31 Comments on “Benediction Modern Stylee

  1. What Blessed does and is known for. Wait for my book on "Sacramental Worship with Children" (due in the Autumn) which features Anglican liturgy on Eucharistic Adoration for young people. Worship is the way of mission. :-) Fr. S

  2. Given evangelical eucharistic doctrine is receptionist this surely rules out reservation for the purposes of adoration let alone Benediction. Cant see HTB Brighton taking this up..or indeed any Evangelical church Ive come across.

    • Much to their discredit! Clearly one could argue that the BCP etc mean that the C of E is more low than high, but it always seemed curious to me that evangelicals combine viewing themselves as standing firm for historical orthodoxy whilst also having such a low view of the Sacraments. At my evangelical church, we use brief random snippets of a liturgy that is flat out illegal in Scotland for our 'Holy Communion' services. The alleged 'liturgy' is usually rattled through to allow more time for music. I like electric guitar solos and unintentionally homoerotic worship songs as the next guy, but they're hardly more important than the Source and Summit of the Christian life! I know a woman, in leadership at this church, who celebrated the fact (!) that at Elim (ludicrously cultic Todd Bentley-esque televangelist nutter's playground) they sometimes don't bother with Communion in Communion services if the other stuff runs on! If those attitudes are reflective of the 'Orthodox' evangelical vision for the future of Anglicanism then God, literally, help us.

      • Elim (ludicrously cultic Todd Bentley-esque televangelist nutter’s playground)

        Crikey, you just love to stereotype and broadbush don't you?

        Elim is not those things you say. I'm sure there are some members of Elim who are a bit to charismaniac, but all the Elim and AoG churches I've been to have been saner then the church you attend at the moment.

        • Ok, 'nutter's playground' is, I concede, ad hom. 'Televangelist' relates to the vibe – and people coming forward to get healed is pretty 'televangelist' to me. The head pastor of Glasgow Elim (IIRC the guy who claims to be ex-gay) had a representative pop at me on a blog, using the old 'just because you don't understand' yada yada. The solipsistically adolescent inability to see that just because someone doesn't agree with an ideology that, in no way, means that they don't understand it is a natural result of the overvaluation of emotion that charismatics necessarily traffic in. If someone posted here saying that you don't 'understand' liberal theology then you would rightly (however politely!) tell them were to go. Do people who don't jump about and boast of miracles love God less or something? Such a view runs contrary to the noble christian tradition of e.g. monastics & ascetics, but then Charismatics, being willfully stupid, are proud of being ignorant of history or anything else that's by definition intrinsically superior to their deified Emotions.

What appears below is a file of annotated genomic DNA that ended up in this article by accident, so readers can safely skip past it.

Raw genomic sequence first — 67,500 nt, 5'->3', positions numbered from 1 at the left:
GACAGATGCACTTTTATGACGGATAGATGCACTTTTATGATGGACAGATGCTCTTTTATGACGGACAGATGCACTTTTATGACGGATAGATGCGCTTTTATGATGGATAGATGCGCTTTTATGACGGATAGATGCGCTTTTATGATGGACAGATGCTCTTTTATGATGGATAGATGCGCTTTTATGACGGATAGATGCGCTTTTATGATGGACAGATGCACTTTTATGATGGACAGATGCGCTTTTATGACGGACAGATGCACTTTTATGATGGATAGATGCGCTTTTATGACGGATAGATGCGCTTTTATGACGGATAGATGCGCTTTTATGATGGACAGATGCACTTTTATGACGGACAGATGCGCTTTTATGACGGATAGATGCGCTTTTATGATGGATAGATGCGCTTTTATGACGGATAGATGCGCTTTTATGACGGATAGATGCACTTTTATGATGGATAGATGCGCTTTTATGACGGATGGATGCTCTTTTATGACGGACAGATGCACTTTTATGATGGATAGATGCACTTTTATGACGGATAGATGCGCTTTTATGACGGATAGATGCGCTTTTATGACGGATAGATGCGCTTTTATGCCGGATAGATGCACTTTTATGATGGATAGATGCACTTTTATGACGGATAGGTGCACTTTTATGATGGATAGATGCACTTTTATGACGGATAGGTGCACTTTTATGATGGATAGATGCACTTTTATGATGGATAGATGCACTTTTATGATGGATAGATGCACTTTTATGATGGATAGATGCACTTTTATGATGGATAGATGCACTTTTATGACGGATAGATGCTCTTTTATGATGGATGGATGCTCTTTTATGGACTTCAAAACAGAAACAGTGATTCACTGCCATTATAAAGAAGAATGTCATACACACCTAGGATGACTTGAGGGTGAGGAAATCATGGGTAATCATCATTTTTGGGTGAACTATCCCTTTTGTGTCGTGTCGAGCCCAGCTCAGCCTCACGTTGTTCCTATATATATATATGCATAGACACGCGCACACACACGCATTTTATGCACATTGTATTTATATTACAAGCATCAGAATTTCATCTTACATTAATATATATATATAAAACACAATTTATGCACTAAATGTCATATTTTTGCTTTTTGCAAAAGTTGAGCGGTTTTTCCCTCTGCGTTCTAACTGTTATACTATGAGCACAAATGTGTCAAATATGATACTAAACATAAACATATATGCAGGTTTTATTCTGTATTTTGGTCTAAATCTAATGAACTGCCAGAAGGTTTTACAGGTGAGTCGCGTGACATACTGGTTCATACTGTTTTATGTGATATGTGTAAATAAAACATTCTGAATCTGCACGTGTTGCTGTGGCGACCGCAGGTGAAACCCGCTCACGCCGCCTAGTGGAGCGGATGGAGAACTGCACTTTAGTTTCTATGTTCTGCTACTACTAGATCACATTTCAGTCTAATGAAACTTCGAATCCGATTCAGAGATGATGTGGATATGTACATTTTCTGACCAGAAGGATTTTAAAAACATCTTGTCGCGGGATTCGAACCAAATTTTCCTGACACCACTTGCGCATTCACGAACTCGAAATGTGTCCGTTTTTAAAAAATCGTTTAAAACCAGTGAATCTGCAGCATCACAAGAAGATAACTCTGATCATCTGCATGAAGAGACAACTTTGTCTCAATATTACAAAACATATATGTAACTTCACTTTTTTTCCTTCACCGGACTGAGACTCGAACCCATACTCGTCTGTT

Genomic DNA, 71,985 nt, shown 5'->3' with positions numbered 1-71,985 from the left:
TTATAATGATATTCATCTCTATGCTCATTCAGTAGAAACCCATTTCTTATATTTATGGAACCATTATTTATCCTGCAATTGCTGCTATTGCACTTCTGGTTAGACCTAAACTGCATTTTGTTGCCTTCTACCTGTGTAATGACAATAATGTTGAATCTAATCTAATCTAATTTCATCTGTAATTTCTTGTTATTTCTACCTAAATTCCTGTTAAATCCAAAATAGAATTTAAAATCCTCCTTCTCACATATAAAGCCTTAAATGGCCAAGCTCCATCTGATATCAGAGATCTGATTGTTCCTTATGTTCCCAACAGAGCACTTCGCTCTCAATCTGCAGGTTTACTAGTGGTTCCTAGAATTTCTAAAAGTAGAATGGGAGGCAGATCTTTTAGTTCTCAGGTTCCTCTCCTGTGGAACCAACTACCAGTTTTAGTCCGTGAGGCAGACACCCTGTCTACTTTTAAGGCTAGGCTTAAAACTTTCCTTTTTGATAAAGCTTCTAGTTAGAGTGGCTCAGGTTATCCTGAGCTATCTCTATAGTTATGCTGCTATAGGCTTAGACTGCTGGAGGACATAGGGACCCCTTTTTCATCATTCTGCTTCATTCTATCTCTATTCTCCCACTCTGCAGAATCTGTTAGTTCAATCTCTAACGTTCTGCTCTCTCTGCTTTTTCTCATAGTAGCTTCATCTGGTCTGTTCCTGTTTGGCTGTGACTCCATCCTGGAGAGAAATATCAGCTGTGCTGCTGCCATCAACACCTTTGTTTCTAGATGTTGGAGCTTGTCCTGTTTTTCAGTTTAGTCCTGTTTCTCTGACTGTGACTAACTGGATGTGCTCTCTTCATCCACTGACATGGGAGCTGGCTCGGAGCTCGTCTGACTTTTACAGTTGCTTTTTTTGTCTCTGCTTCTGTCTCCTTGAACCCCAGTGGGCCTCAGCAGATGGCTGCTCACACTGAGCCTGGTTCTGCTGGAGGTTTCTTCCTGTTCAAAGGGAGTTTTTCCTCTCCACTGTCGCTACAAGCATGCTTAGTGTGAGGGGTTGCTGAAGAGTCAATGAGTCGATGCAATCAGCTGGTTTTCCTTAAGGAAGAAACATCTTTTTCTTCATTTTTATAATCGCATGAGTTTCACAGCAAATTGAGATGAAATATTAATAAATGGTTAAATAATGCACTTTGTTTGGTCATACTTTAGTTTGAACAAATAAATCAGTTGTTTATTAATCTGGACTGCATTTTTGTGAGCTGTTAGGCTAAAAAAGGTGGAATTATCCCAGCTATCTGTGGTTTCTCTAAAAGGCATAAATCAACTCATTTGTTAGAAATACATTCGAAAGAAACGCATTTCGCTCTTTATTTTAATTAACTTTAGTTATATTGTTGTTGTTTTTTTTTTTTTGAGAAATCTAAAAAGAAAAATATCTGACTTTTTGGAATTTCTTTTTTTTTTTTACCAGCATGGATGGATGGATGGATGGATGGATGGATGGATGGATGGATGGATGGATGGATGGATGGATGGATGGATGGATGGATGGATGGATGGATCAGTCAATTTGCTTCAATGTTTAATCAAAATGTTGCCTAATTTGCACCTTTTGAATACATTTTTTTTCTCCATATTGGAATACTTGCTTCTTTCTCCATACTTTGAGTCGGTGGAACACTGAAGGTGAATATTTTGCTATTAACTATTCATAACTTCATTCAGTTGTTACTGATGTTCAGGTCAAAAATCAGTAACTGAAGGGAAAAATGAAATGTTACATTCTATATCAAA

>>>>I’ve been to have been saner then the church you attend at the moment.

          Talk about damning with faint praise ;-)

          In all seriousness, one can understand Elim-esque Christians claiming to raise people from the dead. The idea, however, that the burden of proof exists on 'sceptics' to disprove it, not on those making the claims to establish it, is flat out insane by any reasonable standard (emotive 'testimony' 'proves' miracles?!) The fact that the boilerplate charismatic response to that point would be 'but Jesus raised people from the dead!' indicates a horrendous egotism that is thematically (not, I concede, technically) Delusional.

          • In all seriousness, just because one bloke (Todd Bentley, who isn't even Elim) claims to be able to raise people from the dead (I'll believe it when I see it), does that give you the right to broadbrush a whole denomination? By all means have a pop at Bentley, but don't assume that everybody involved in a denomination where one person does something wrong is guilty of the same crime. Kinda like arguing that all Episcopal bishops let through for ordination known child molestors…

            • If Todd Bentley was not representative of charismatic ideology in his claiming to raise people from the dead then, of course, it would be wrong to make generalisations about charismatics per se. The superficial differences between Bentley and Elim are, IMHO, exactly that.

              The head pastor of Glasgow Elim specifically cited raising-the-dead as one of the variety of miracles that he has either witnessed or produced and whose veracity scoffers like me unChristianly refuse to lap up uncritically. So it is perfectly legitimate to criticise Elim and its ideology on that claim, although I concede that other Elims might be less nutty.

              • This is the point where I ask you for a URL. One for the Glasgow pastor and one for every other Elim pastor claiming the same thing. Unless of course you want to stop stereotyping.

                • http://www.gadgetvicar.org.uk/2008/05/revival.htm

                  Note that the Elim pastor is actually *boasting* of his similarity to Bentley making, if anything, the quotes more damning than I first said.